Correcting the course of technology in Britain does not need to mean taking backwards steps and becoming an anti-innovation zone.

As individuals, we have never been better connected. As a society, we are being driven further apart.

Doteveryone’s People Power and Technology report, released this week, found that half of the 2,500 British people we surveyed said the internet had made life a lot better for people like them - but only 12 per cent saw a very positive impact on society.

These findings won’t be news to most people living in Brexit Britain - or to anyone who’s been involved in a spat on Twitter. The fact that we’re constantly connected to our smartphones has not necessarily improved our communities or our understanding of one other, and the trails of data we’re leaving behind are not turning into closer social bonds.

Many of the positives we experience are for ourselves as individuals.

Lots of consumer tech puts simple self-sufficiency first - one-click to buy, swipe right to date - giving us a feeling of cosy isolation and making one little phone an everywhere. This powerful individualism is a feature of all of the big platforms - and even social networks like Facebook and Twitter, that are meant bring us together, do so in the context of personalised recommendations and algorithmically ordered timelines.

We are all the centre of our own digital worlds. So it is no surprise that when we do look up from our phones, we feel concerned about the impact on society. Our research findings articulate the dilemma we face: do we do the thing that is easiest for us, or the one that is better for society?

For instance, 78 per cent of people see the Internet as helping us to communicate better, but 68 per cent also feel it makes us less likely to speak to each other face-to-face. 69per cent think the internet helps businesses to sell their products and services, while 53 per cent think it forces local shops to compete against larger companies online.

It’s often hard to see the causality in these trade-offs. At what point does my online shopping tip my high street into decline? When do I notice that I’ve joined another WhatsApp group but haven’t said hello to my neighbour?

When given clear choices, the public was clear in its response.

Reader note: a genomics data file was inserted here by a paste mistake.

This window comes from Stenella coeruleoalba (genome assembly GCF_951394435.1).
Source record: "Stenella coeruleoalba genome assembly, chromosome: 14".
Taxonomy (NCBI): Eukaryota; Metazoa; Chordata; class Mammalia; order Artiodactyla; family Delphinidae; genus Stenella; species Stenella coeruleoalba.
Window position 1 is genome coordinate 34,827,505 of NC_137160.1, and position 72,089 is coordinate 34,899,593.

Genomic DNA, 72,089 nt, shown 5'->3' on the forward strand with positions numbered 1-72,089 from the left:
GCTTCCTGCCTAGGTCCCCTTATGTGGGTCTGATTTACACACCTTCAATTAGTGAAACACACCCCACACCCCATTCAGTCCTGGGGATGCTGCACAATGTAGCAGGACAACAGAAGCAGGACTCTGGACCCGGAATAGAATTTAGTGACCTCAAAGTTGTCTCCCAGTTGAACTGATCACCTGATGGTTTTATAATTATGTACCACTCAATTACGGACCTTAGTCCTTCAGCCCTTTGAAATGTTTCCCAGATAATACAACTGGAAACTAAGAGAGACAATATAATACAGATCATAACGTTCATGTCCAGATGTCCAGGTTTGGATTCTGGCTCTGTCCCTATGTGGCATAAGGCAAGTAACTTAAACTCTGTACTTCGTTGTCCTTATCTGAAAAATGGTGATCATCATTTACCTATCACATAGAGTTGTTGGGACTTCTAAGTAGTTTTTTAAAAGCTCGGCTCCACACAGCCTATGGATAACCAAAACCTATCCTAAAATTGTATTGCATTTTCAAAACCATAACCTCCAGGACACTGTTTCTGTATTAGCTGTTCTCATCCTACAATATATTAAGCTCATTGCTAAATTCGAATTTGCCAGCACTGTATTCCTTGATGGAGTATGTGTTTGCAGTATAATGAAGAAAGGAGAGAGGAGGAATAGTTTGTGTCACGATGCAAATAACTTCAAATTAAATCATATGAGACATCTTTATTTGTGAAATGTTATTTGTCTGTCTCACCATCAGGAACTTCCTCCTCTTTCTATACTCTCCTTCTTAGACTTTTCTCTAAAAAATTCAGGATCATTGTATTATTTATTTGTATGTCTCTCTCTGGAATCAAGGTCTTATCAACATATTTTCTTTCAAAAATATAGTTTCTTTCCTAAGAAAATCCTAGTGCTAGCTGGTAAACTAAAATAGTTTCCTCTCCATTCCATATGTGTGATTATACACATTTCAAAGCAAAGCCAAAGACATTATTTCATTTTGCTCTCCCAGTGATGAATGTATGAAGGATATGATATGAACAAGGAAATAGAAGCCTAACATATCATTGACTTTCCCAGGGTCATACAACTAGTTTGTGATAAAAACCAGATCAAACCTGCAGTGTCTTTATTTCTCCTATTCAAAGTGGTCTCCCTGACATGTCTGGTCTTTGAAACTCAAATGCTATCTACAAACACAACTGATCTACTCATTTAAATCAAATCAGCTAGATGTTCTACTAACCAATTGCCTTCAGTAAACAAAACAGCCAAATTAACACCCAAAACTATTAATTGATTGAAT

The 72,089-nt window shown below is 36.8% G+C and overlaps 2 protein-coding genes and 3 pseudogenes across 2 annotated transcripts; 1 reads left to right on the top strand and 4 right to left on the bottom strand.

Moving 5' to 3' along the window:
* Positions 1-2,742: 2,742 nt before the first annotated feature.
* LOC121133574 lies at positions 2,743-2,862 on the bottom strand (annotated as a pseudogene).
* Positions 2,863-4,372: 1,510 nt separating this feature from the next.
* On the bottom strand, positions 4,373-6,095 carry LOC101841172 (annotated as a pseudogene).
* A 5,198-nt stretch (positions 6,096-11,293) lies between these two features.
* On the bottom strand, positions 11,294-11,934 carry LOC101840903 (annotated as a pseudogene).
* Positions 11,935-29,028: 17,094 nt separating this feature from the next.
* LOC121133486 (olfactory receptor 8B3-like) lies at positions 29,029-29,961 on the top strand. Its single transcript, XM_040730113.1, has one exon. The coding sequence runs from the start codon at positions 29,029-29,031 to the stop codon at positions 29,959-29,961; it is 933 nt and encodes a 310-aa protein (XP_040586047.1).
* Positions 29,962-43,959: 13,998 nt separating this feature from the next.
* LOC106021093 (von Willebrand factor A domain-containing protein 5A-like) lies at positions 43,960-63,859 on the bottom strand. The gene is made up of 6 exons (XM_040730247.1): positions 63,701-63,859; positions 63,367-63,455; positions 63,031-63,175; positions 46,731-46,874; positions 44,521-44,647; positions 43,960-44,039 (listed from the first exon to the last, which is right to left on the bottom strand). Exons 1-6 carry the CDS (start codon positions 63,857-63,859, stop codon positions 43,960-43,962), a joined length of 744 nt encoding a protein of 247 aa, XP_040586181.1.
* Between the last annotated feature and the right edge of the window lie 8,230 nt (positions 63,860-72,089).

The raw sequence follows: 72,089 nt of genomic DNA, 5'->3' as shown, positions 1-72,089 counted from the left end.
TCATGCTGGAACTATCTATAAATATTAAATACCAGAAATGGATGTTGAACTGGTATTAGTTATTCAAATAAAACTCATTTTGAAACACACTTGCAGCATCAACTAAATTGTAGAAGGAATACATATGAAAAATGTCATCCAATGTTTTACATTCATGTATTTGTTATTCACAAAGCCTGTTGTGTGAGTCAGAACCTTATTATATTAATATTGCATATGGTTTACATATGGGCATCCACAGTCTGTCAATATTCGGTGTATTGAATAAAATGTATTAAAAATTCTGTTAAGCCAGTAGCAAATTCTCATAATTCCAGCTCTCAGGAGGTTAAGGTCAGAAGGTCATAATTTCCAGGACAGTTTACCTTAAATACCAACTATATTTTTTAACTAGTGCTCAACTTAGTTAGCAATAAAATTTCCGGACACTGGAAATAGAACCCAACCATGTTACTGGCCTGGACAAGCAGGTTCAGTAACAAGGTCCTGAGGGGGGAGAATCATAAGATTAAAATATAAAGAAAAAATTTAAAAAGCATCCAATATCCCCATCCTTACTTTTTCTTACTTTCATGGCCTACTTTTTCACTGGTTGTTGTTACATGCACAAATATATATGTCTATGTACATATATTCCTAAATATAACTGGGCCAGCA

We asked how they would feel if an online retailer offered free one-day delivery for lower income families, but this resulted in local shops closing down - 69 per cent found this unacceptable. Or if their bank invested more in combating fraud and cyber crime, but closed their local branch - 61 per cent said it was unacceptable. Or if their council made savings by putting services online and cut council tax as a result, but some people would find it hard to access these services - 56 per cent found it unacceptable.

It seems people are not prepared to see innovation at any price - and not at the expense of their local communities. The poorest find these trade offs least acceptable.

Correcting the course of technology in Britain does not need to mean taking backwards steps and becoming an anti-innovation zone.

A clearer regulatory environment would support positive, responsible change that supports our society, not just the ambition of a few corporations.

Some clarity about our relationship with web services would be a good start. 60 per cent of people Doteveryone spoke to believed there should be an independent body they can turn to when things go wrong online; 89 per cent would like terms and conditions to be clearer, and 47% feel they have no choice but to sign up to services, even when they have concerns.

Technology regulation is complicated and fragmentary. Ofcom and the under-resourced Information Commissioner’s Office, provide some answers,but they are not sufficient to regulate the myriad effects of social media, let alone the changes that new technologies like self-driving cars will bring. There needs to be a revolution in government, but at present as consumers and citizens we can’t advocate for that. We need a body that represents us, listens to our concern and gives us a voice.

And the British public also needs to feel empowered, so we can all make better choices - adults and children alike need different kinds of understanding and capability to navigate the digital world. It is not about being able to code: it is about being able to cope.

Public Health England exists to protect and improve the nation’s health and well-being, and reduce health inequalities. Perhaps we need a digital equivalent, to protect and improve our digital health and well-being, and reduce digital inequalities.

As a society, we should not have to continually respond and adapt to the demands of the big corporations: we should also make demands of them - and we need confidence, a voice, and representation to begin to do that.

Rachel Coldicutt is chief executive of Doteveryone.